Court of Appeals of Missouri, Southern District, First Division
PATRICK L. BAKER, Movant-Appellant,
STATE OF MISSOURI, Respondent-Respondent.
FROM THE CIRCUIT COURT OF PHELPS COUNTY Honorable William E.
L. Baker ("Movant") appeals the denial, after an
evidentiary hearing, of his amended Rule 29.15 motion seeking
post-conviction relief. Movant's single claim on appeal
is that the motion court clearly erred in finding trial
counsel not ineffective in "request[ing] relief in
addition to the mistrial request, thus resulting in the
alternative relief - not the mistrial - being
considered." Finding no merit in this claim, we affirm.
March 29, 2009, Officer Harry Eckman observed Movant make a
left-hand turn against a red light. Officer Eckman stopped
the vehicle and noted a strong odor of alcohol on
Movant's breath. After having Movant perform numerous
field sobriety tests, Officer Eckman arrested Movant for
operating a motor vehicle while impaired. The officer
searched Movant's vehicle and found a bottle of Bacardi
Rum, a large bottle of Coca-Cola, a cooler filled with ice,
and a cup.
Movant's trial, the prosecutor told the jury in opening
statement that Officer Eckman "found a cup on the
floorboard that had spilled that had some residue left in it
that he sniffed and it smelled like rum and Coke." Trial
counsel objected to the statement, claiming that it was the
first time he had heard that the cup smelled of rum and Coke.
The trial court instructed the prosecutor not to mention the
cup any further in opening statements and instructed the jury
to disregard what the prosecutor had said.
the attorneys had finished their opening statements, the
trial court ordered a recess to further address the cup
located in Movant's vehicle. Trial counsel stated,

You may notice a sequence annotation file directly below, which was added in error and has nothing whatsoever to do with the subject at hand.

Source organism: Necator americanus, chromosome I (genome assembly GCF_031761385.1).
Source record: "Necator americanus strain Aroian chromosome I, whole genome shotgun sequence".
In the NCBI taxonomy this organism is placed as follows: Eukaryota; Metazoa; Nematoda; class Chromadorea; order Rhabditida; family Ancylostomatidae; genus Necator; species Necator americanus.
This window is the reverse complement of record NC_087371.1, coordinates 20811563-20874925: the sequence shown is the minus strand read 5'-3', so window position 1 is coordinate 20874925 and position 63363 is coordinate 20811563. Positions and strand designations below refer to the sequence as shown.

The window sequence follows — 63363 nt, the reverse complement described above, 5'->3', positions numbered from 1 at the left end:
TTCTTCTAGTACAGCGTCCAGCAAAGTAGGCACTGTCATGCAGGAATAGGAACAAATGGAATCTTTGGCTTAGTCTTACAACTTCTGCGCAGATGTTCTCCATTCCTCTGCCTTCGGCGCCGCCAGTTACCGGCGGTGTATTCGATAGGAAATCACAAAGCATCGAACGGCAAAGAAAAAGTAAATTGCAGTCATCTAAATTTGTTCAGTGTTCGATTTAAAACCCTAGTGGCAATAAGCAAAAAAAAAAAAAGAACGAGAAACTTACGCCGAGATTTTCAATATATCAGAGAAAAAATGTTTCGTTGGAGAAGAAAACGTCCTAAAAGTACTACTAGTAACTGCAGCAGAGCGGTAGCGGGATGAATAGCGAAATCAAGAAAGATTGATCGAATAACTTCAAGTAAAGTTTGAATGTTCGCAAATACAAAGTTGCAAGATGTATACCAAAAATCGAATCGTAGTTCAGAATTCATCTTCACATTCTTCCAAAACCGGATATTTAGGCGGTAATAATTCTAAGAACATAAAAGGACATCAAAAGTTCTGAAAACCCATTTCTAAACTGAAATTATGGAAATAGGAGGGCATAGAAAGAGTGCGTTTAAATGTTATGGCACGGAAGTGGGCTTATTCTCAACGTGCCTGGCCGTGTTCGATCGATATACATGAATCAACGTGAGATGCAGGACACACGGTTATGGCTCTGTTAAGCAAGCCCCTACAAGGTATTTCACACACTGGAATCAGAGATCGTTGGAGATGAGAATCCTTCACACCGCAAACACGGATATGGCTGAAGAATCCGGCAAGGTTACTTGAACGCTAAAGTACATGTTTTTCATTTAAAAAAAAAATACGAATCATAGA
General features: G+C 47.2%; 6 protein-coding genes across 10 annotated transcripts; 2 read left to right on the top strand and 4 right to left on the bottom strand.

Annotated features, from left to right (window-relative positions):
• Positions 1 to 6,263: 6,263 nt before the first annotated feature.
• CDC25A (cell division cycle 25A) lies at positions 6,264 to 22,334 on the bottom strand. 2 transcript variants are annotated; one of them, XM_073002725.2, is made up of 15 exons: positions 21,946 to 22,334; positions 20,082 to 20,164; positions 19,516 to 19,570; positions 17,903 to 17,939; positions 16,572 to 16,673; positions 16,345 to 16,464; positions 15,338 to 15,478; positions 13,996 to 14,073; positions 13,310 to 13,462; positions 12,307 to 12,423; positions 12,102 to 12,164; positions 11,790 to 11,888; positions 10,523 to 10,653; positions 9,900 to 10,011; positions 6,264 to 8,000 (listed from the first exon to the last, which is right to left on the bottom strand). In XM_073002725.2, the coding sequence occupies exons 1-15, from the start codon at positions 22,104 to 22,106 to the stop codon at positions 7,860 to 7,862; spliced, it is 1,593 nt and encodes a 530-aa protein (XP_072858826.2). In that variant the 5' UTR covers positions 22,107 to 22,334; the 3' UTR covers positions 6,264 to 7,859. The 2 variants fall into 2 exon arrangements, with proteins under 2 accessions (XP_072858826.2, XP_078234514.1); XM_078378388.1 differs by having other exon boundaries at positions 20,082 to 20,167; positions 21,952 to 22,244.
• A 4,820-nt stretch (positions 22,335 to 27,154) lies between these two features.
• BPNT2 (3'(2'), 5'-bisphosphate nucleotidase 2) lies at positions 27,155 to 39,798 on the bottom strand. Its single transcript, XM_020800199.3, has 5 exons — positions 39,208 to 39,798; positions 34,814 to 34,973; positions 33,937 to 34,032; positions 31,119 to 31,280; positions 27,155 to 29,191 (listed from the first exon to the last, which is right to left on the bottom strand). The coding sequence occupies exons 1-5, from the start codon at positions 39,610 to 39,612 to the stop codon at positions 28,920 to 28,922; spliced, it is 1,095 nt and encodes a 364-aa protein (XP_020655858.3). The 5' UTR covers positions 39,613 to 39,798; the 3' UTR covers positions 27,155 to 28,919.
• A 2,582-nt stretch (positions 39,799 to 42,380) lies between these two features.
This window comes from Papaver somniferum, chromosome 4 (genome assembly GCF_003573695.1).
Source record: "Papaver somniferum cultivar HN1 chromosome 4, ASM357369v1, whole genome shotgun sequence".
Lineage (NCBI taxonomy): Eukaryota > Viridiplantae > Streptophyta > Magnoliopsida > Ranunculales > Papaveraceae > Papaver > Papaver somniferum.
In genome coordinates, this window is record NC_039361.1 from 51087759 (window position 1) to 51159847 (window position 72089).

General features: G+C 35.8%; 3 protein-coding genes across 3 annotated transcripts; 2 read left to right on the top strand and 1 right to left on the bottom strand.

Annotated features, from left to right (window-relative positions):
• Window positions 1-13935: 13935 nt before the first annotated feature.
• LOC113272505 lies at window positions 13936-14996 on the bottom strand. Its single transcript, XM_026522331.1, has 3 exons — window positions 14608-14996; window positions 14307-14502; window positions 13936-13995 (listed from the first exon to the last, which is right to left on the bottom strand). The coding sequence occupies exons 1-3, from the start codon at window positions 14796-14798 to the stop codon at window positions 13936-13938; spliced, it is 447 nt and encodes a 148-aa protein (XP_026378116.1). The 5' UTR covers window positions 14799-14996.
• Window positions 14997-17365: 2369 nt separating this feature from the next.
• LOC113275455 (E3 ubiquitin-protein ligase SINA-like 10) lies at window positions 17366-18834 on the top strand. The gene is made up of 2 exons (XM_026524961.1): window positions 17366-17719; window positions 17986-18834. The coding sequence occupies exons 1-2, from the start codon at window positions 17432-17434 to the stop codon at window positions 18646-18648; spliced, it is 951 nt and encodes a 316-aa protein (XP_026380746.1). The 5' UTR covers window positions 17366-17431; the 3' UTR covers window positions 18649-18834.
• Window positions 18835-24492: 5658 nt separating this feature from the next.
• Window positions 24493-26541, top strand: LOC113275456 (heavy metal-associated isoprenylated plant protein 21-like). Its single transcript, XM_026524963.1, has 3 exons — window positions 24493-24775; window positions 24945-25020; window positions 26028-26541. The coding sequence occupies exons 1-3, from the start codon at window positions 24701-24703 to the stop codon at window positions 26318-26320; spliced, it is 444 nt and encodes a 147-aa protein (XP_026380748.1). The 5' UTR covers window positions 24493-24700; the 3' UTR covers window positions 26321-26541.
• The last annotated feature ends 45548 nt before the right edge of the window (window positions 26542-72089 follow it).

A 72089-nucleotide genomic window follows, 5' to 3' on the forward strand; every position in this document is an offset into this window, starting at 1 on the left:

"I would actually ask for a mistrial since it was
already brought to the jury's attention, but if that is
not granted, then I'll ask that it be excluded." The
trial court denied counsel's request for a mistrial, but
it excluded the presentation of any evidence that the cup
smelled of rum and Coke. Further, the trial court instructed
both parties not to mention anything about the contents of
the cup or what the cup smelled like.
Eckman was the State's only witness. After testifying
that he found a bottle of rum in Movant's vehicle, the
prosecutor asked, "And what else did you find in the
vehicle at that point?" The officer responded,
"Okay. Found a -- there was a cup that had -- it was
partially filled with some substance." Trial counsel
objected and stated, "I'd ask that that be stricken,
that there be a mistrial at this point or that he [sic] be
stricken." The trial court denied a mistrial but ordered
the jury to disregard Officer Eckman's answer and struck
the testimony from the record.
Principles of Review and Governing Law
presume that the motion court's findings and conclusions
are correct, Davis v. State, 486 S.W.3d 898, 905
(Mo. banc 2016), and we will reverse only if we determine
that they are clearly erroneous. Skillicorn v.
State, 22 S.W.3d 678, 681 (Mo. banc 2000). To prove
ineffective assistance of counsel, a movant must show that
counsel's performance did not conform to the degree of
skill, care, and diligence of a reasonably competent
attorney, and that the movant was thereby prejudiced.
Strickland v. Washington, 466 U.S. 668, 687 (1984).
In doing so, the movant must overcome a strong presumption
that trial counsel's conduct was reasonable and
effective. Davis, 486 S.W.3d at 906. To establish
the necessary prejudice, the movant "must show that
there is a reasonable probability that, but for the
counsel's unprofessional errors, the result of the
proceeding would have been different."
Strickland, 466 U.S. at 694.
mistrial is a drastic remedy reserved only for the most
extraordinary circumstances, State v. Barnett, 980
S.W.2d 297, 305 (Mo. banc 1998), and should only be granted
when the prejudice to the defendant cannot otherwise be
removed. State v. Ward, 242 S.W.3d 698, 704 (Mo.
banc 2008). "Reversal is necessary only where denying a
mistrial prevents a fair trial." State v.
Gilbert, 103 S.W.3d 743, 751 (Mo. banc 2003).
Ineffective Assistance in Requesting Alternative Relief
claims the motion court clearly erred in finding that trial
counsel was not ineffective for requesting alternative relief
in addition to the mistrial request because "the trial
court would have granted a solely mistrial request, since the
second mention at trial of the recovered cup partially filled
with some substance created a prejudice ...